Federal Interest Payments May Exceed America’s Defense Budget Next Year
During the State of the Union address, Joe Biden boasted that inflation has fallen for six straight months. Yet the United States economy is not nearly as good as the White House’s current occupant wants Americans to believe.
On February 14, the U.S. Bureau of Labor Statistics confirmed that inflation had fallen from 9.1 to 6.4 percent over the past six months. But this drop was largely driven by falling used car prices. The cost of food, gasoline and housing continue to go up, so Americans are still feeling the pinch. Disappointed by the Bureau of Labor Statistic’s lackluster results, the Federal Reserve is eyeing two rate hikes in coming months.
This is bad news for America’s biggest debtor: the U.S. federal government.
The Treasury spent $261 billion in interest payments on the national debt during the first four months of the fiscal year, a 33 percent increase over last year. And interest rate hikes will push these figures even higher. Last year, the Congressional Budget Office predicted that the government would spend $442 million in interest payments on the national debt in fiscal year 2023. But that estimate assumed that the Fed would only raise rates to 2.6 percent by the end of September. Rates are already between 4.5 and 4.75 percent and will almost certainly go above 5 percent soon. So the government is going to spend roughly twice as much in interest payments as it planned.
In other words, interest payments are set to become America’s fourth-biggest budget item.
Together, Biden’s 2023 budget and National Defense Authorization Act approved $1.3 trillion for Social Security, $858 billion for defense, $847 billion for Medicare, $536 billion for Medicaid, and $396 billion for interest payments. But if America keeps spending $2.1 billion a day on interest, as it did during the first four months of this fiscal year, it will end up spending $775 billion on interest this year. So the nation will still be spending more on Social Security, defense and Medicare than on interest, but those will be the only larger budget items unless the Federal Reserve starts slashing rates soon.
Such numbers are hard to fathom. For perspective, compare the government to a household. Slash seven zeros from the official figures, and it is like a well-to-do family that earns $463,800 a year—yet plans to spend $579,200. This family knows it will need to put $115,400 on its credit card to do this, even though it already has $3,155,700 in debt. Its total assets are only $490,000, and it is set to pay $75,000 in interest this year. Such a spendthrift family is in trouble.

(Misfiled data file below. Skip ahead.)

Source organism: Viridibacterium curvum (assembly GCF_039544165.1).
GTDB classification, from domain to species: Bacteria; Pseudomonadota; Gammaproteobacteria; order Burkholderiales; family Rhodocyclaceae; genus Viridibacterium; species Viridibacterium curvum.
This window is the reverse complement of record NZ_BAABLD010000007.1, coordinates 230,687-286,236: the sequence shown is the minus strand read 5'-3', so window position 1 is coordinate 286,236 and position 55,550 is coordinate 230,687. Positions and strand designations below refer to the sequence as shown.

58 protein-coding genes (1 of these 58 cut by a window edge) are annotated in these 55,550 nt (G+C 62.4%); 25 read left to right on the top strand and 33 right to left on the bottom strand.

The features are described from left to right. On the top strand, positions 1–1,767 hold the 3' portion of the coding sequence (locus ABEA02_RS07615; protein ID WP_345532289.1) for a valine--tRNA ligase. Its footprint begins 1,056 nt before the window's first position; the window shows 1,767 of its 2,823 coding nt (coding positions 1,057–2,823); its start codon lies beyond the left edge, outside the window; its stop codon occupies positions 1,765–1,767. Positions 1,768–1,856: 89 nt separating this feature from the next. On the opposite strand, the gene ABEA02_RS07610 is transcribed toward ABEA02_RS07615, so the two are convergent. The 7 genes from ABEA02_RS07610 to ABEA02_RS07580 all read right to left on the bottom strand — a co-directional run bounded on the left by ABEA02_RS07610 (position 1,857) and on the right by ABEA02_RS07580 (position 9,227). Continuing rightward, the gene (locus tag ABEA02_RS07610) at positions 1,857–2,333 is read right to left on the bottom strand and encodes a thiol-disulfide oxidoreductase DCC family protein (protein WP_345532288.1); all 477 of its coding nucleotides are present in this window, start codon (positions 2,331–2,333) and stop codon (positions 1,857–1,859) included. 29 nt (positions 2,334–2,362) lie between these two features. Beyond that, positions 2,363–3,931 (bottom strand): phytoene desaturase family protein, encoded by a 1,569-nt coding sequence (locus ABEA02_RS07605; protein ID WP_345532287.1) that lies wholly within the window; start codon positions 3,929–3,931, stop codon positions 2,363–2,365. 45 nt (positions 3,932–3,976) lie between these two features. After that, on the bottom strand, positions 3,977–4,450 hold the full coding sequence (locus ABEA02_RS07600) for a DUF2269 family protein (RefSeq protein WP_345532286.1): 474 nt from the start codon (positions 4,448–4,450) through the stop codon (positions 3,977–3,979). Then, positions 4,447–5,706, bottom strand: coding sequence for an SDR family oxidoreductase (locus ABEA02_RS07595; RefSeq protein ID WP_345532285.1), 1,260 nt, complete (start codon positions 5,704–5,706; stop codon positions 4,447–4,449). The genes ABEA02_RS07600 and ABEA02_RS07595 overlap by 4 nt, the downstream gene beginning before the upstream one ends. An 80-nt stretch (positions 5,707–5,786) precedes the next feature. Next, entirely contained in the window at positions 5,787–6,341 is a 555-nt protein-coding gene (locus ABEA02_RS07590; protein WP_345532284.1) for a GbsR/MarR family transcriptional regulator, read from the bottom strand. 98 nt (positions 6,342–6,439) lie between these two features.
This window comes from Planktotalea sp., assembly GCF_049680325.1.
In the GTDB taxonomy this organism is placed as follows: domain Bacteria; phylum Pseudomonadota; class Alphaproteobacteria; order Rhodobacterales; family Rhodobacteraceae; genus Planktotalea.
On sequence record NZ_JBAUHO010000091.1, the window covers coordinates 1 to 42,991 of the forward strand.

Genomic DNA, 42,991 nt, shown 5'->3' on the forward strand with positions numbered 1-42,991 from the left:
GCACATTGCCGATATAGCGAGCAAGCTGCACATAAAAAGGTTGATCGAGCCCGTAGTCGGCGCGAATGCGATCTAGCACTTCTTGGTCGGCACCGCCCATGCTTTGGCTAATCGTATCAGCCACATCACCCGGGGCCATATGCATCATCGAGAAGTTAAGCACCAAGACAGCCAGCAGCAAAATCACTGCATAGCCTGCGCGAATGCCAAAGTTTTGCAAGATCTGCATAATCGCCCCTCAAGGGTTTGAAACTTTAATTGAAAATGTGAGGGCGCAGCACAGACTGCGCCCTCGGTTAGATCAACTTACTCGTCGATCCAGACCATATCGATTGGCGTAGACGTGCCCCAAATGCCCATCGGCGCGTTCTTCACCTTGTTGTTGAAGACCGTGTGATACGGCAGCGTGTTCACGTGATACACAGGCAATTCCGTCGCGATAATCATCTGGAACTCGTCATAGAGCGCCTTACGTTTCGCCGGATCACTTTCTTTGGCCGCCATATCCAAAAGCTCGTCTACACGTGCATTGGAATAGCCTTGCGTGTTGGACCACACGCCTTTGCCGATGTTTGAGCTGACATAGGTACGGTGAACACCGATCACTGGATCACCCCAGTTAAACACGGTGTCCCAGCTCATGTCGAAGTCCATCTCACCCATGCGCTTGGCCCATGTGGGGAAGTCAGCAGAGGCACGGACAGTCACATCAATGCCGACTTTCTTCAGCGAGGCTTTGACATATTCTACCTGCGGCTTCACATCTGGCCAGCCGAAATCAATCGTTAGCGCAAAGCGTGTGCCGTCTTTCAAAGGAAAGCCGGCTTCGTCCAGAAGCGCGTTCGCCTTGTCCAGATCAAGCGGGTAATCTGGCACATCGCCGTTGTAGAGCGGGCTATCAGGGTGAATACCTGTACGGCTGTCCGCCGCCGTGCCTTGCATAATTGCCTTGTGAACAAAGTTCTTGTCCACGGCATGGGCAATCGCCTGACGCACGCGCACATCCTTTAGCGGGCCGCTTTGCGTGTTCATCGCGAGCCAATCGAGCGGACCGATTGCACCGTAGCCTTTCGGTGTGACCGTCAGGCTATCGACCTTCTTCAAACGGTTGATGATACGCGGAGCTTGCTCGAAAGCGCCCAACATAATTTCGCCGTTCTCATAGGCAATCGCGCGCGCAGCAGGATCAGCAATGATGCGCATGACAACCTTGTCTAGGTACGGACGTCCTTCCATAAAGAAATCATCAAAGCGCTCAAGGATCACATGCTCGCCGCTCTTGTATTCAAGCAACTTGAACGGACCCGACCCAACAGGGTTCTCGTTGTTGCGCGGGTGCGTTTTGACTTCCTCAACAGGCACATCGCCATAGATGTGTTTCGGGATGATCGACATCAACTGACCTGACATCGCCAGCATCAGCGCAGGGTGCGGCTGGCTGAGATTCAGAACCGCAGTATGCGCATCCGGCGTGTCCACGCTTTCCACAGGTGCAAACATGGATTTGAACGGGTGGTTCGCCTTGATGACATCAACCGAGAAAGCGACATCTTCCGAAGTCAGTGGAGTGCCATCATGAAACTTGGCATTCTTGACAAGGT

Financial historian Niall Ferguson has warned that nations and empires usually fall apart when the costs of servicing their debts exceed the cost of defending their borders. The U.S. could hit this tipping point this year if interest rates keep rising. How can any government survive when it has to shell out more to its creditors than it has left for important items like protecting its citizens?
One Forbes analysis estimates that if America wants to keep its Social Security Fund and continue operating the world’s biggest military without going bankrupt, it needs to cancel all other government spending except the National Parks Service and maybe some public works. That may sound draconian, but if a family spends $579,200 while earning $463,800, any good financial adviser would tell them to cut their expenditures in half and start devoting 15 percent of their income to getting out of debt. It may be a soul-crushing experience, but it is the only path to long-term prosperity that does not involve doubling the tax burden on citizens already struggling to afford food, gasoline and housing.
“All politicians should be forced to read Genesis 41 before taking office,” Trumpet contributor Robert Morley wrote nearly 14 years ago in his article “Why Joseph Should Be in Charge of the Economy.” “So should Federal Reserve chairmen. The economic famine that grips the nation was avoidable—if those in charge had the humility to learn from Joseph. Pharaoh had had a dream of seven fat, healthy cows being eaten by seven scrawny, sickly cows. None of his wise men or soothsayers could tell him what the dream meant. But Joseph could. This humble slave told Pharaoh that Egypt would enjoy seven years of great abundance followed by seven years of famine. More importantly, he told Pharaoh what he should do: Save during the good years so the people would have food during the lean.”
America’s leaders should have saved money during the postwar economic boom. But since they did not, they will either have to save during the lean years ahead or keep running up debts until such a large portion of the federal budget is allotted to interest that they cannot afford anything else.
King Solomon wrote, “The rich rules over the poor, and the borrower is the slave of the lender” (Proverbs 22:7; Revised Standard Version). Bible prophecy indicates that Americans are destined for literal slavery if they continue down the path they are currently treading. A financial crisis is upon us, and America has not saved money to weather this storm. That means it may soon have to stop projecting power against foreign rivals like China, Iran and Russia as it struggles to avoid bankruptcy.
Weathering such an economic calamity requires grit and smart budgeting. To learn how, read our free booklets Solve Your Money Troubles! and The Financial Law You Can’t Afford to Ignore.